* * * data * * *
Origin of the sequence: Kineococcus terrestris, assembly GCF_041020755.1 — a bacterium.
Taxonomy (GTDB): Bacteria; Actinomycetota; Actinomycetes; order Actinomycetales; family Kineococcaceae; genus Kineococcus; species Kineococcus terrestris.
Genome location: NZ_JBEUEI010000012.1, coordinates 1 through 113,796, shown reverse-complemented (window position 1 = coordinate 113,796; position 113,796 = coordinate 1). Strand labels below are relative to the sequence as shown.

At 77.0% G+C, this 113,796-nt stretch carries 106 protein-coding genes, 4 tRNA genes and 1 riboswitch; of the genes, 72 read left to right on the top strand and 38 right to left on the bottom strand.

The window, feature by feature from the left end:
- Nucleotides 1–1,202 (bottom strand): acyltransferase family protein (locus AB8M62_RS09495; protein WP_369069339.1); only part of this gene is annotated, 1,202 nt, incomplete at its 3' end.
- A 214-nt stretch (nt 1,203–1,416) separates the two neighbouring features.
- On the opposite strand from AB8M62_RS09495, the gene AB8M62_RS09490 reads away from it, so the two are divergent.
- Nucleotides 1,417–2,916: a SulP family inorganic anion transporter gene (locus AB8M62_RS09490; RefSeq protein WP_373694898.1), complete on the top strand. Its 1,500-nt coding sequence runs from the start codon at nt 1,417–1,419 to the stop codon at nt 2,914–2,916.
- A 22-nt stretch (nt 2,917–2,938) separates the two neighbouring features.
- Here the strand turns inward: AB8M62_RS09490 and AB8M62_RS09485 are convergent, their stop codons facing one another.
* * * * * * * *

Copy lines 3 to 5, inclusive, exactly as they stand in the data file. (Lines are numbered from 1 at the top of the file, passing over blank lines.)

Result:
Genome location: NZ_JBEUEI010000012.1, coordinates 1 through 113,796, shown reverse-complemented (window position 1 = coordinate 113,796; position 113,796 = coordinate 1). Strand labels below are relative to the sequence as shown.

At 77.0% G+C, this 113,796-nt stretch carries 106 protein-coding genes, 4 tRNA genes and 1 riboswitch; of the genes, 72 read left to right on the top strand and 38 right to left on the bottom strand.

The window, feature by feature from the left end: